Business & Investment

Weekly Roundup, December 21, 2020

Today’s Weekly Roundup starts with …

High multiple

Following last week’s discussion of Schiller’s new “CAPE Yield,” John Ozers saw Gerald Minac’s work, Interest The rate should lead to higher PE.

  • Minac says no – low Interest Rates usually mean low growth, which is bad for stocks.

This bends the relationship between interest rates and stocks over time. When interest rates fall from very high levels, stock multiples tend to improve, but when interest rates fall from very low levels, it generally means that the economy is in turmoil, so stock multiples are It goes down. In a recession.

Cape vs 10 Years Treasury

The relationship between CAPE and nominal 10-year yield is weak (R)2 = 0.12).

  • Pink dots are dot-com bubbles and have a high general PE Interest Fee.

The current red dot also looks expensive, but there is less data here.

Cape vs 10 Years Treasury Real

Switching to real yields will make the current environment less extreme and improve the correlation a bit.

  • It also makes the pink and red dots look bad.

Cape vs bond yield

It should be noted that currently only the United States is an outlier. Developed and emerging markets are each much closer to the historical curve.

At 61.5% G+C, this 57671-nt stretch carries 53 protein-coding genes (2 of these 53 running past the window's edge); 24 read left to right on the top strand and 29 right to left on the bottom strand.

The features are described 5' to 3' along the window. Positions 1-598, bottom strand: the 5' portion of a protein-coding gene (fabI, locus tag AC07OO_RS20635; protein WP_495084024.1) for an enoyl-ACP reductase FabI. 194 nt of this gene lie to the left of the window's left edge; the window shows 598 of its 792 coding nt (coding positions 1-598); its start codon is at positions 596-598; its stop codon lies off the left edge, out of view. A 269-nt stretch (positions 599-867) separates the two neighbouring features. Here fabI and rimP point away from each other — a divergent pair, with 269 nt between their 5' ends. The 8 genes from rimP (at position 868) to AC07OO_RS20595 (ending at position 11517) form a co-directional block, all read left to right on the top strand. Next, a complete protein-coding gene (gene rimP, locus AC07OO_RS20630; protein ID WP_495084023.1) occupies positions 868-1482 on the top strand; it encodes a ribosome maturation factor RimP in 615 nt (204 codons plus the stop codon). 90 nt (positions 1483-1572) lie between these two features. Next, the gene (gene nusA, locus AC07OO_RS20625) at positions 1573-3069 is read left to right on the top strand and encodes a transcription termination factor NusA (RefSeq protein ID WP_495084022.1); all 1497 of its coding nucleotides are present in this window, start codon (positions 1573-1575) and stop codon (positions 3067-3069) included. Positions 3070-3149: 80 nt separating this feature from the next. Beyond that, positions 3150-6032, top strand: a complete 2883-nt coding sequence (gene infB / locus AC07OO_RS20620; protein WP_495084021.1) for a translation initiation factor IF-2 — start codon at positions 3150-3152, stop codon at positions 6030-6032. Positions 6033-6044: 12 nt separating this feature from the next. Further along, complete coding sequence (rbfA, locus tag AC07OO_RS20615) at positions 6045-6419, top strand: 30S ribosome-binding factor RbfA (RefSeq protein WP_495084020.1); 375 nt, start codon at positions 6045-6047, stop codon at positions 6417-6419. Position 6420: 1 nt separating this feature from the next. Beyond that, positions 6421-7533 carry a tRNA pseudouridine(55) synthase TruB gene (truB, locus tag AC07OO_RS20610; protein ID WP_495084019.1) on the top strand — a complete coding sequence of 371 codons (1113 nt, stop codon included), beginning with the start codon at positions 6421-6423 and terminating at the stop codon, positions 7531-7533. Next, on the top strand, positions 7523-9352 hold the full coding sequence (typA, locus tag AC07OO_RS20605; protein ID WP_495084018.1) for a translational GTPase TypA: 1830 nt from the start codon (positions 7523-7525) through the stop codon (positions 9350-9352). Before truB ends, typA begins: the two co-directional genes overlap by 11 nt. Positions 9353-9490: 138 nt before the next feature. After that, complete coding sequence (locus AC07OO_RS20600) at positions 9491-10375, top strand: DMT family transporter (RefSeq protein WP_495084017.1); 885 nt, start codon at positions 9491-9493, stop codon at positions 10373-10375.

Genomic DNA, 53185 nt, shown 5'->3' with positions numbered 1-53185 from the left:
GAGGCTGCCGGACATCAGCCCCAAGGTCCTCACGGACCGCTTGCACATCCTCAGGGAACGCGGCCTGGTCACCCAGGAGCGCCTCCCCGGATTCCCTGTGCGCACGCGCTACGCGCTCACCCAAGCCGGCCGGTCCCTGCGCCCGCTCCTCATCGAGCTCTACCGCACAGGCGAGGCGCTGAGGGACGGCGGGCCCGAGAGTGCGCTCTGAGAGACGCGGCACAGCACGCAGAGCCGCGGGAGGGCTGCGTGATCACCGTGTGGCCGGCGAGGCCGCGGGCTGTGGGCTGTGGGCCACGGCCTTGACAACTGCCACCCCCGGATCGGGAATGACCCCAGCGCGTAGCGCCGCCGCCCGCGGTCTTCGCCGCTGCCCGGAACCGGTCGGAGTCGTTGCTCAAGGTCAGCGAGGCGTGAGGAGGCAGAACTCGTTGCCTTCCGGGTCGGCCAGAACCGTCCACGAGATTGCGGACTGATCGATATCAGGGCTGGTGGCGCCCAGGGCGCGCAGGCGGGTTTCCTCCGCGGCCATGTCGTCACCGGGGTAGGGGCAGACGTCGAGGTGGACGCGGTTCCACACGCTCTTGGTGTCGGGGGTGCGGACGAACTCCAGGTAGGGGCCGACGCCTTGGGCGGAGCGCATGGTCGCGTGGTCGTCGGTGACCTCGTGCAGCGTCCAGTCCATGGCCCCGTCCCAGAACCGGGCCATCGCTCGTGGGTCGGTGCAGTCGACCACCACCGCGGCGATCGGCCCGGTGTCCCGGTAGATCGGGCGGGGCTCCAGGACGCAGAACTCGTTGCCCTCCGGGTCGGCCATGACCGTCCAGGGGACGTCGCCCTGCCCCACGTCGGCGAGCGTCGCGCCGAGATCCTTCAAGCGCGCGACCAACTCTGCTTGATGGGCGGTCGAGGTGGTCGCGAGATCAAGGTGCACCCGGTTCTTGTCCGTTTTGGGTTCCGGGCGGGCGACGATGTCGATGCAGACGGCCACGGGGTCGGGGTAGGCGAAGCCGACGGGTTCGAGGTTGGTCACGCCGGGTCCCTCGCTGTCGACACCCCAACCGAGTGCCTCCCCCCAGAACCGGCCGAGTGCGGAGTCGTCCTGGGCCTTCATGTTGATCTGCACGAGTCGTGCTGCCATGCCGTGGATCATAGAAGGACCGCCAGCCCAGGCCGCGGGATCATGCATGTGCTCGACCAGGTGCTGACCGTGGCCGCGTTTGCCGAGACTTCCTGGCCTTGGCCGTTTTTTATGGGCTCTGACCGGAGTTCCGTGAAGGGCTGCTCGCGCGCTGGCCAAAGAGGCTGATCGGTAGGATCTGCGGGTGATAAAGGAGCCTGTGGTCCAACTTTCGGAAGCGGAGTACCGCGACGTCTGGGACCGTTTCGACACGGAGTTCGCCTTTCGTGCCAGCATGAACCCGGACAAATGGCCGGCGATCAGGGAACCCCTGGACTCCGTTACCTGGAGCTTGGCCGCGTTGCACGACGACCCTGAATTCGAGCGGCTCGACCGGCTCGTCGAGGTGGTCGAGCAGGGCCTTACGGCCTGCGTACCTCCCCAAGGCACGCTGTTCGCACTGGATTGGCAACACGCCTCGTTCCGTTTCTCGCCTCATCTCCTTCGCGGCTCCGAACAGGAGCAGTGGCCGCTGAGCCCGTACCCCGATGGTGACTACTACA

US Cape vs. Bond Yields Since 2014

The situation in the United States began to become extreme in 2014.

FAAANM revenue

FAAANM (Facebook, Amazon, Apple, Alphabet, Netflix, Microsoft) revenues have begun to grow.

And now, earnings quotes are rising [more generally] As expectations for the post-vaccination boom take hold. It leads to trading stocks in higher multiples.Is profit
Expectations rather than rates that raised the market last month, and that would be a disappointment for earnings
It will bring it down again (probably caused by some disappointment with the distribution of the vaccine).

Minac concludes:

If next year’s growth improves as expected and interest rates remain low, it’s a great combination for equities. This combination is more beneficial to the downgraded non-US market than to the revalued US market.


Joachim Klement